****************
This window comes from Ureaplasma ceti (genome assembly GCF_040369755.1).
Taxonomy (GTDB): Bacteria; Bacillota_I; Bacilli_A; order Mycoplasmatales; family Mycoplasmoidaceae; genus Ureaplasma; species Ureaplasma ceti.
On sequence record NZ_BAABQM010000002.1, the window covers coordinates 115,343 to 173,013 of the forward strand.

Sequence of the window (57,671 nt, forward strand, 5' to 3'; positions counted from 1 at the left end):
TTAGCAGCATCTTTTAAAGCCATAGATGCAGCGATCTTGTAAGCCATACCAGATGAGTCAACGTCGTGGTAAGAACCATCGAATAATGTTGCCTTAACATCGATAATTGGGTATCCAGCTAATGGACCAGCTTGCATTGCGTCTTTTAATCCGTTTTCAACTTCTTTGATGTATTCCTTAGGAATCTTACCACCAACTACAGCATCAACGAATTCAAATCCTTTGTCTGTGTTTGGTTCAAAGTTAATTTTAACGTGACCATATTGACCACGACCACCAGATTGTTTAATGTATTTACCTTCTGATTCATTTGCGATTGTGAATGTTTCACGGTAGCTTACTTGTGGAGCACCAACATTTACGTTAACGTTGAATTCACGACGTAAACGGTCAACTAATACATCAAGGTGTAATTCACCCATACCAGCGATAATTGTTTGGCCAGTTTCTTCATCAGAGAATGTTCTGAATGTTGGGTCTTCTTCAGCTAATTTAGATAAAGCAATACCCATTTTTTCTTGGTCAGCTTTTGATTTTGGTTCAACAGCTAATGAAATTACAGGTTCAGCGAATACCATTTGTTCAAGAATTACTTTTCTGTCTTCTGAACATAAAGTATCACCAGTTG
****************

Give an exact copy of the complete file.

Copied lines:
This window comes from Ureaplasma ceti (genome assembly GCF_040369755.1).
Taxonomy (GTDB): Bacteria; Bacillota_I; Bacilli_A; order Mycoplasmatales; family Mycoplasmoidaceae; genus Ureaplasma; species Ureaplasma ceti.
On sequence record NZ_BAABQM010000002.1, the window covers coordinates 115,343 to 173,013 of the forward strand.

Sequence of the window (57,671 nt, forward strand, 5' to 3'; positions counted from 1 at the left end):
TTAGCAGCATCTTTTAAAGCCATAGATGCAGCGATCTTGTAAGCCATACCAGATGAGTCAACGTCGTGGTAAGAACCATCGAATAATGTTGCCTTAACATCGATAATTGGGTATCCAGCTAATGGACCAGCTTGCATTGCGTCTTTTAATCCGTTTTCAACTTCTTTGATGTATTCCTTAGGAATCTTACCACCAACTACAGCATCAACGAATTCAAATCCTTTGTCTGTGTTTGGTTCAAAGTTAATTTTAACGTGACCATATTGACCACGACCACCAGATTGTTTAATGTATTTACCTTCTGATTCATTTGCGATTGTGAATGTTTCACGGTAGCTTACTTGTGGAGCACCAACATTTACGTTAACGTTGAATTCACGACGTAAACGGTCAACTAATACATCAAGGTGTAATTCACCCATACCAGCGATAATTGTTTGGCCAGTTTCTTCATCAGAGAATGTTCTGAATGTTGGGTCTTCTTCAGCTAATTTAGATAAAGCAATACCCATTTTTTCTTGGTCAGCTTTTGATTTTGGTTCAACAGCTAATGAAATTACAGGTTCAGCGAATACCATTTGTTCAAGAATTACTTTTCTGTCTTCTGAACATAAAGTATCACCAGTTG